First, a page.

Georgian Police have arrested six individuals protesting the landing of the first jet of a Russian airline at Tbilisi International Airport on Friday since the Kremlin’s move last week to resume direct flights and lift visa restrictions with Georgia.
The Georgian Interior Ministry told Agenda.ge the individuals were detained for disobeying police orders and “petty hooliganism”, after the group - including political figures from the domestic opposition - occupied a space outside the facility to voice messages against the first flight arriving from Russia following the lifting of the ban on the backdrop of Russia’s occupation of two Georgian regions and its war in Ukraine.
Georgia’s Interior Ministry said it was only allowing access to the arrivals section of the facility for customers “directly using Airport services” and its personnel, citing “security purposes”. It also urged protesters to follow law enforcement requests in the area.
The arrival of the Azimuth Airlines flight has marked the first air connection between the countries in four years, and followed concern expressed by a part of the domestic opposition and the United States Ambassador in Georgia of the resumption of flights between the two states.
The United National Movement - the largest opposition group in the country - on Friday announced it would hold a rally at the Tbilisi Parliament building at 7 p.m. protesting the resumption of direct Russia-Georgia flights. Photo: Nino Alavidze/Agenda.ge.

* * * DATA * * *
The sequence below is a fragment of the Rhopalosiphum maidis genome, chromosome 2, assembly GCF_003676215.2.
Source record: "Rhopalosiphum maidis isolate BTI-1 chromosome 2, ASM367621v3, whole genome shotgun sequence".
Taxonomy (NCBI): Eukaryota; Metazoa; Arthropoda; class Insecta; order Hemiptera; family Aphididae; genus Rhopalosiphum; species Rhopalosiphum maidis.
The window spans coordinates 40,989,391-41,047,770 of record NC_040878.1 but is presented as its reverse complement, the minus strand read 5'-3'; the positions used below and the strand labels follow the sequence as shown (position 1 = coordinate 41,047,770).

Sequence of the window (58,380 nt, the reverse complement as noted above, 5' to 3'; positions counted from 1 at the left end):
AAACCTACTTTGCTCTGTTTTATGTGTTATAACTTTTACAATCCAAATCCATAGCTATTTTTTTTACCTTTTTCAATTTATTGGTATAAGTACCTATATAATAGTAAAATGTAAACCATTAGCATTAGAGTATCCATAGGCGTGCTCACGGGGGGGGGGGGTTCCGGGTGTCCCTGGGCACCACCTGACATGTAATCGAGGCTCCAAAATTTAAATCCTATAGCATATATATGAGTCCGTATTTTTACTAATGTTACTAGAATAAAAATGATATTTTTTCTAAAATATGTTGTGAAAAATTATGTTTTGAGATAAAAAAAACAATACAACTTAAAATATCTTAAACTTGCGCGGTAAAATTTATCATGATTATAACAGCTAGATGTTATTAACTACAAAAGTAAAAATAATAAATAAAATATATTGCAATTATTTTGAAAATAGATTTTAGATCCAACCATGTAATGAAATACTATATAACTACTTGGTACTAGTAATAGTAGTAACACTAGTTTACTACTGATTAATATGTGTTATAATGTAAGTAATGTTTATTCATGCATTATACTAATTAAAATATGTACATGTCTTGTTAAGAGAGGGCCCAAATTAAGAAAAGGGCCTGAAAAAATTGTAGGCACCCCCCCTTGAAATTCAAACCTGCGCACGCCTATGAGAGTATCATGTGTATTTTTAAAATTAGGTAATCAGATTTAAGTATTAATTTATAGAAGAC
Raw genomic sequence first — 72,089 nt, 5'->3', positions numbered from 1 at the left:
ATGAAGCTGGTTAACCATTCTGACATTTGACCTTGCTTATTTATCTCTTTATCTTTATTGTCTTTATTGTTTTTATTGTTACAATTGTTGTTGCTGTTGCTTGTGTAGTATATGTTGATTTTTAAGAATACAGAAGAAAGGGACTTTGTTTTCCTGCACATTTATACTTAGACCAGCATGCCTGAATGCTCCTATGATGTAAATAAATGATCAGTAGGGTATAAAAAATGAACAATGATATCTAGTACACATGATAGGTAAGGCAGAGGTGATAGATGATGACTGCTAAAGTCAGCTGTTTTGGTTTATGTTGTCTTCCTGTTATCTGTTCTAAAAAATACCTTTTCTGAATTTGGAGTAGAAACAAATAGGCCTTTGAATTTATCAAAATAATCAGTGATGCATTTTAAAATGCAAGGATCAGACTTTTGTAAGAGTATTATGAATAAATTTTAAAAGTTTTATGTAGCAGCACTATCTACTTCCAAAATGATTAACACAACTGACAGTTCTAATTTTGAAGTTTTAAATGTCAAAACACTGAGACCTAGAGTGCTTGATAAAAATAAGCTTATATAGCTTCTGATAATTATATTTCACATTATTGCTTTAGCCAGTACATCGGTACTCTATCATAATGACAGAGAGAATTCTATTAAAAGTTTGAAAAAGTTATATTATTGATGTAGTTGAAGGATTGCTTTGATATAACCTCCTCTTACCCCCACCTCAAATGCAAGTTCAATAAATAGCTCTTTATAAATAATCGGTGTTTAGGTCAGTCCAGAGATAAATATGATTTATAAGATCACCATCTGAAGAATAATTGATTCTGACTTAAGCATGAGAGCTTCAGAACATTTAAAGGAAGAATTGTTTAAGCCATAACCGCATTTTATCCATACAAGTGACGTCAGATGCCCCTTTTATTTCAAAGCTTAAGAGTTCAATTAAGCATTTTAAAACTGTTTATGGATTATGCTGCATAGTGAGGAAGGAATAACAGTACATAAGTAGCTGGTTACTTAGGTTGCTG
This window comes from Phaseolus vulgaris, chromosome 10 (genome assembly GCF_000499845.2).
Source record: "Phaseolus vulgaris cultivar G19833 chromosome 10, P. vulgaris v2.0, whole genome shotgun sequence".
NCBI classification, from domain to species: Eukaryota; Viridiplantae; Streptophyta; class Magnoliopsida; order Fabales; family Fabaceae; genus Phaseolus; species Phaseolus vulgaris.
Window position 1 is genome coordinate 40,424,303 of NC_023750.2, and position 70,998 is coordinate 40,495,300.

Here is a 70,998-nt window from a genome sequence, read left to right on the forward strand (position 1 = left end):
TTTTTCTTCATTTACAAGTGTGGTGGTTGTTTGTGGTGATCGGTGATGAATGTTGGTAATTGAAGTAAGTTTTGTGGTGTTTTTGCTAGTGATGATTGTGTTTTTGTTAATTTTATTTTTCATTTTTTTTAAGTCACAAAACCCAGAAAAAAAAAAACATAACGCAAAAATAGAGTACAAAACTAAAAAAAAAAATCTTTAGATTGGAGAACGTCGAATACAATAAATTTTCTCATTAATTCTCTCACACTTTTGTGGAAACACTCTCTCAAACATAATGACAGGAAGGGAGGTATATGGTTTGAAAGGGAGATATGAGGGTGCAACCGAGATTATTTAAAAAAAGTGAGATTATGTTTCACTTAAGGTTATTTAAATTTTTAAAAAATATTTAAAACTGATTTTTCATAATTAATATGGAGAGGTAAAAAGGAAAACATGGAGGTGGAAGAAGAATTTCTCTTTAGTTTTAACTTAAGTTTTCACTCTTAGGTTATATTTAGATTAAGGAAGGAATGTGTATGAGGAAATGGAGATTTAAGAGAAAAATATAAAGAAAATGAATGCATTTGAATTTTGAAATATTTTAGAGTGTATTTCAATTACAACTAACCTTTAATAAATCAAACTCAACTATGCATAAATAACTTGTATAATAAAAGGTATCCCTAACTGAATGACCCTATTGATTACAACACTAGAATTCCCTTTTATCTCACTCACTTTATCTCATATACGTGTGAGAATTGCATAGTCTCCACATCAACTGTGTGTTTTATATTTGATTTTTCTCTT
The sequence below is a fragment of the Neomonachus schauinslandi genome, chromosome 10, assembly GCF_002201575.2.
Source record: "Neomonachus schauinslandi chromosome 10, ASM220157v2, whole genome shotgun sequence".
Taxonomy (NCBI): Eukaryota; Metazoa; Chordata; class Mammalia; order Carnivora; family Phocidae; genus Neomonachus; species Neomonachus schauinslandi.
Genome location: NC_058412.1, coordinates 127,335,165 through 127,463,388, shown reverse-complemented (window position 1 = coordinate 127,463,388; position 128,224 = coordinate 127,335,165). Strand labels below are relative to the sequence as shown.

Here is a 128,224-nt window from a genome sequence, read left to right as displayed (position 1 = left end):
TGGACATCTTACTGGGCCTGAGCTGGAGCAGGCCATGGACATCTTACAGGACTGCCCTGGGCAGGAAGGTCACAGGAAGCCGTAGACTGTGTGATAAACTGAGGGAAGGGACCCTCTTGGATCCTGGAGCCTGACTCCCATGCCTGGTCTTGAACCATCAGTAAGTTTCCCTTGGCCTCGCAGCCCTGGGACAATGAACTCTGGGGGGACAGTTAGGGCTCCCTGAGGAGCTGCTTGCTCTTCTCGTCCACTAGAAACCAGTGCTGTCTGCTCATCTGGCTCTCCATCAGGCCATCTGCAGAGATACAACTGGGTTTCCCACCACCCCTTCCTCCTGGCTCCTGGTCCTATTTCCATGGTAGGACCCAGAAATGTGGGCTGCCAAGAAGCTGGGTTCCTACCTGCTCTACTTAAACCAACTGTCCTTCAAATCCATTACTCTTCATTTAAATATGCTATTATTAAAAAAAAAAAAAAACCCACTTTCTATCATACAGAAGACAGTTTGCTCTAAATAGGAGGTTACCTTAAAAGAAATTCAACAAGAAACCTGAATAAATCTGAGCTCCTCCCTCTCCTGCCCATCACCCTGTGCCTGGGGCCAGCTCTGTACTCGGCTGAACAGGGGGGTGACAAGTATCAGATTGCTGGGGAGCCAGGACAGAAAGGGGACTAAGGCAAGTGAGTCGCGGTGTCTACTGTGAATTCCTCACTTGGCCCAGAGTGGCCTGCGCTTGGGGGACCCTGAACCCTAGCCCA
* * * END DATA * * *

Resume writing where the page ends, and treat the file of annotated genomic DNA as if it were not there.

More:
The company received the permit to operate flights from the Georgian Civil Aviation Agency on Monday, with the body saying Azimuth had been cleared as it was not on the list of companies sanctioned for Russia’s invasion of Ukraine.
Georgian Prime Minister Irakli Garibashvili on Friday pledged “not a single” sanctioned airline or aircraft would be allowed to operate in Georgia following the resumption of direct flights.
He also commented on the criticism on the resumption of flights by saying his Government was “unable” to follow Europe’s “strict policy” towards Russia by imposing sanctions on the country, claiming such move would harm economic interests of Georgian citizens and noting the presence of Russian forces in the occupied Abkhazia and Tskhinvali (South Ossetia) regions as a risk factor.
Russia had suspended flights to Georgia in 2019 in response to anti-Kremlin protests in Tbilisi on the backdrop of the country’s ongoing occupation of Georgian territories.